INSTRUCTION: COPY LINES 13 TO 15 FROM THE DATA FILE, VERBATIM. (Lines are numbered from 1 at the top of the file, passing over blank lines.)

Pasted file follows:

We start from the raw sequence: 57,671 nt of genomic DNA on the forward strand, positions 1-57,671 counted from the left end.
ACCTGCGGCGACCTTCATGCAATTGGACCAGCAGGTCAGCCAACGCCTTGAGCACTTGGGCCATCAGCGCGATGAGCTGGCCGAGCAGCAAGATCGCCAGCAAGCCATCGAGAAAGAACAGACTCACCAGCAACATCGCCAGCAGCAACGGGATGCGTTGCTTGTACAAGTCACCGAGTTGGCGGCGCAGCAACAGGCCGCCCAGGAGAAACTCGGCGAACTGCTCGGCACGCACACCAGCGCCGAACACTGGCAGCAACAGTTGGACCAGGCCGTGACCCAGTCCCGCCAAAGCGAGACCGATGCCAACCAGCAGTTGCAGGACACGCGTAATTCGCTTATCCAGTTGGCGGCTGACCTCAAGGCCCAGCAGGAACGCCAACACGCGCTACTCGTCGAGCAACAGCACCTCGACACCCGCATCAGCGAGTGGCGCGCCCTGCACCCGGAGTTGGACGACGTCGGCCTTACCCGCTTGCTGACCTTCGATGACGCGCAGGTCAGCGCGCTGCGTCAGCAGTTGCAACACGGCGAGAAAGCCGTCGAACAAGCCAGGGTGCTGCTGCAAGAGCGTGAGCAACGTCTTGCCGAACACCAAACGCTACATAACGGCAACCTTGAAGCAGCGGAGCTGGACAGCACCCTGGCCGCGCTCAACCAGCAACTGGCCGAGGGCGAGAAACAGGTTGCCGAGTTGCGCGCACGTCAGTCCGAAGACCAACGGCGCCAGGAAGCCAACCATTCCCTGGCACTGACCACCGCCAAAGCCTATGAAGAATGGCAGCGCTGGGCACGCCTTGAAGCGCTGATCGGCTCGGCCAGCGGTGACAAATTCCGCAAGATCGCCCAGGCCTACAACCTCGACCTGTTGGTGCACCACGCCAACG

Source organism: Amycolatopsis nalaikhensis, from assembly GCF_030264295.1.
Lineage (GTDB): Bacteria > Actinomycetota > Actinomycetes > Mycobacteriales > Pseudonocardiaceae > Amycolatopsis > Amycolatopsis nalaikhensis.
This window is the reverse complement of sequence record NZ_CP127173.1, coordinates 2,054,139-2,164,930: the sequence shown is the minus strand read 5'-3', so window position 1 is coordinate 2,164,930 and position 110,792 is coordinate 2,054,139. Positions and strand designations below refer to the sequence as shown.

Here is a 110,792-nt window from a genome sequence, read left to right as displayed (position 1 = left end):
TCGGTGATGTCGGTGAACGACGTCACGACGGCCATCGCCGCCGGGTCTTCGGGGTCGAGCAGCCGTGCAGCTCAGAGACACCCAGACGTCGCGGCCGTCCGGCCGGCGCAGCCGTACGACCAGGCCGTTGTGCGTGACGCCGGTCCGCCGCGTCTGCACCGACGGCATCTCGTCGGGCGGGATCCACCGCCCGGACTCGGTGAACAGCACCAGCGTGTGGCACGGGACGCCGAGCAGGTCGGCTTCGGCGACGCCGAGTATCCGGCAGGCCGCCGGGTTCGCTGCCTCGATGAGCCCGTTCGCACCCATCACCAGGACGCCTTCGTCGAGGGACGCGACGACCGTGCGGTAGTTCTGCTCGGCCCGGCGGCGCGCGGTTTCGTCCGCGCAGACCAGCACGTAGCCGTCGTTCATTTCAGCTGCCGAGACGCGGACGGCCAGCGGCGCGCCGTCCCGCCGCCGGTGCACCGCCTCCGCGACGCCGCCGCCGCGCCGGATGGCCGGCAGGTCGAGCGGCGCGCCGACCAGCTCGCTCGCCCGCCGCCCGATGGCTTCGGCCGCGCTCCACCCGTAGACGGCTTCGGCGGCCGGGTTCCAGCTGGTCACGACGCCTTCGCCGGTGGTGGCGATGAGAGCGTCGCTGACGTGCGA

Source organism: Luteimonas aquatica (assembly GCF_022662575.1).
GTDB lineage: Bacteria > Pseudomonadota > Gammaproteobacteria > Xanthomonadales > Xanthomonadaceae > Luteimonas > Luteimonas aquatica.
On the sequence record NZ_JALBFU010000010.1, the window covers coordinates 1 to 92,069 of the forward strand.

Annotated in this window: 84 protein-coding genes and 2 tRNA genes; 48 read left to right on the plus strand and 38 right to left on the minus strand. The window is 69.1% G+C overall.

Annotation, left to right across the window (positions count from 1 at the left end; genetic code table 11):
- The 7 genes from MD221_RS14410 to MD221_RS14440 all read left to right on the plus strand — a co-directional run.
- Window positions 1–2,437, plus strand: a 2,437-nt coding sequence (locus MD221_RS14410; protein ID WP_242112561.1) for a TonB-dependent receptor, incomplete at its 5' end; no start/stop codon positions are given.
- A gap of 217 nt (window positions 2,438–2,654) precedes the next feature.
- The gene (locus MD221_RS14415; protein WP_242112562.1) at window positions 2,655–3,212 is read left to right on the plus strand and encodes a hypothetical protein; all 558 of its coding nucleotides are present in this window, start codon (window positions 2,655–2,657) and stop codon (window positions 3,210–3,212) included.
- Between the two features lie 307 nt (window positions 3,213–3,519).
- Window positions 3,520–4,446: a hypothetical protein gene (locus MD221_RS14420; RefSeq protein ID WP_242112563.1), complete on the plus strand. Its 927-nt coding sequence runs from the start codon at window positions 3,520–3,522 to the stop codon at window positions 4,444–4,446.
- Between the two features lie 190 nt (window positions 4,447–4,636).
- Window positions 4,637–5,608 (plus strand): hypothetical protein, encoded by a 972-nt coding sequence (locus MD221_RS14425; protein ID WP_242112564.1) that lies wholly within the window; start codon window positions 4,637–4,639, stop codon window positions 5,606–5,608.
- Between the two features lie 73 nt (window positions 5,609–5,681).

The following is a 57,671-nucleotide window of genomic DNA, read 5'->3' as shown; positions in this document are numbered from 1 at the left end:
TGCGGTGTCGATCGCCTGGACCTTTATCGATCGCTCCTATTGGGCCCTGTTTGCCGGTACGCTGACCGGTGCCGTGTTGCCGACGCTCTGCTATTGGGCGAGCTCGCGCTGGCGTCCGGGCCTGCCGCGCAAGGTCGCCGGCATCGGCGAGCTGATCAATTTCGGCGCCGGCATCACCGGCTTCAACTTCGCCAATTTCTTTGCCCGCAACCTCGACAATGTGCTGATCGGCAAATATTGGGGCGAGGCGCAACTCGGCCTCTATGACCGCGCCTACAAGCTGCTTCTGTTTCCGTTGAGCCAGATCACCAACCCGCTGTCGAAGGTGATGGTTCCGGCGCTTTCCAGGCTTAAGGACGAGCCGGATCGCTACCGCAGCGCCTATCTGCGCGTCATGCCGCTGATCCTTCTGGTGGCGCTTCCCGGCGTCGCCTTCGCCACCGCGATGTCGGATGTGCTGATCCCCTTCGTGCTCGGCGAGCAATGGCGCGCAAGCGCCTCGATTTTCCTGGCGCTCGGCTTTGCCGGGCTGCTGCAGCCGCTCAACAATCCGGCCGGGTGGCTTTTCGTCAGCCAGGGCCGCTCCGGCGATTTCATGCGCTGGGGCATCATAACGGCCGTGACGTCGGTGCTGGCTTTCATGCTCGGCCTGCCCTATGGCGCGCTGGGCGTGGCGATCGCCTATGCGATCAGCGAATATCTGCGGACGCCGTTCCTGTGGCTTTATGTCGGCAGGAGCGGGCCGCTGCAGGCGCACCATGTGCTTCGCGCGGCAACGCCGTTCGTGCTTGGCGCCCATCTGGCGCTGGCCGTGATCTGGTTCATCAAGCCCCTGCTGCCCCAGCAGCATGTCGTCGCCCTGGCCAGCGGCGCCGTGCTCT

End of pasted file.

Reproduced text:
- The 7 genes from MD221_RS14410 to MD221_RS14440 all read left to right on the plus strand — a co-directional run.
- Window positions 1–2,437, plus strand: a 2,437-nt coding sequence (locus MD221_RS14410; protein ID WP_242112561.1) for a TonB-dependent receptor, incomplete at its 5' end; no start/stop codon positions are given.
- A gap of 217 nt (window positions 2,438–2,654) precedes the next feature.